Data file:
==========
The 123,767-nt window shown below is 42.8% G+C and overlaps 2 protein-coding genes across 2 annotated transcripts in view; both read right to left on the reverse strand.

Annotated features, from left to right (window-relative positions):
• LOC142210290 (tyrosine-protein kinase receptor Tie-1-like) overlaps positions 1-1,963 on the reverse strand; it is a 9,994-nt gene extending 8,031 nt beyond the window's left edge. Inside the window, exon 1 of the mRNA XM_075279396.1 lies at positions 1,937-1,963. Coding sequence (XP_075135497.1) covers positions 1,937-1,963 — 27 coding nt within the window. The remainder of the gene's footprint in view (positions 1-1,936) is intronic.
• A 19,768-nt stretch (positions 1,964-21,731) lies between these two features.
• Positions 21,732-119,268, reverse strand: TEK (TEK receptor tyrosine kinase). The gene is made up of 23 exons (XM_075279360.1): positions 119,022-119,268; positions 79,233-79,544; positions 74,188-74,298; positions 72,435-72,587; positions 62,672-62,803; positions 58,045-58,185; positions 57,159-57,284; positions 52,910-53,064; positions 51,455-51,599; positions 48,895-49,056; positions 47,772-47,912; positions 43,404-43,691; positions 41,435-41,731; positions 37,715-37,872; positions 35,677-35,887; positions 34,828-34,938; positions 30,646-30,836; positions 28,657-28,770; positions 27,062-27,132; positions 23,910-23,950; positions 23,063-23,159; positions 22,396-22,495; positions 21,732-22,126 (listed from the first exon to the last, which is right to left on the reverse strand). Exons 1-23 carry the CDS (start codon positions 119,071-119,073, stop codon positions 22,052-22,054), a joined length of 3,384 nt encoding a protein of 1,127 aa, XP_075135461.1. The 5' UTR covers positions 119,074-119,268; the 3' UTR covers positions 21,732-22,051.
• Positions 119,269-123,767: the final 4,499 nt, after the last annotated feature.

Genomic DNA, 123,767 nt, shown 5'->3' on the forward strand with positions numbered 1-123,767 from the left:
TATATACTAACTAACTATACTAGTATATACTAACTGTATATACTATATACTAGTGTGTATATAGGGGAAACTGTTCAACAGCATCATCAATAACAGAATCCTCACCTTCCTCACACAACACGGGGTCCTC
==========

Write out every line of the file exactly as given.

The 123,767-nt window shown below is 42.8% G+C and overlaps 2 protein-coding genes across 2 annotated transcripts in view; both read right to left on the reverse strand.

Annotated features, from left to right (window-relative positions):
• LOC142210290 (tyrosine-protein kinase receptor Tie-1-like) overlaps positions 1-1,963 on the reverse strand; it is a 9,994-nt gene extending 8,031 nt beyond the window's left edge. Inside the window, exon 1 of the mRNA XM_075279396.1 lies at positions 1,937-1,963. Coding sequence (XP_075135497.1) covers positions 1,937-1,963 — 27 coding nt within the window. The remainder of the gene's footprint in view (positions 1-1,936) is intronic.
• A 19,768-nt stretch (positions 1,964-21,731) lies between these two features.
• Positions 21,732-119,268, reverse strand: TEK (TEK receptor tyrosine kinase). The gene is made up of 23 exons (XM_075279360.1): positions 119,022-119,268; positions 79,233-79,544; positions 74,188-74,298; positions 72,435-72,587; positions 62,672-62,803; positions 58,045-58,185; positions 57,159-57,284; positions 52,910-53,064; positions 51,455-51,599; positions 48,895-49,056; positions 47,772-47,912; positions 43,404-43,691; positions 41,435-41,731; positions 37,715-37,872; positions 35,677-35,887; positions 34,828-34,938; positions 30,646-30,836; positions 28,657-28,770; positions 27,062-27,132; positions 23,910-23,950; positions 23,063-23,159; positions 22,396-22,495; positions 21,732-22,126 (listed from the first exon to the last, which is right to left on the reverse strand). Exons 1-23 carry the CDS (start codon positions 119,071-119,073, stop codon positions 22,052-22,054), a joined length of 3,384 nt encoding a protein of 1,127 aa, XP_075135461.1. The 5' UTR covers positions 119,074-119,268; the 3' UTR covers positions 21,732-22,051.
• Positions 119,269-123,767: the final 4,499 nt, after the last annotated feature.

Genomic DNA, 123,767 nt, shown 5'->3' on the forward strand with positions numbered 1-123,767 from the left:
TATATACTAACTAACTATACTAGTATATACTAACTGTATATACTATATACTAGTGTGTATATAGGGGAAACTGTTCAACAGCATCATCAATAACAGAATCCTCACCTTCCTCACACAACACGGGGTCCTC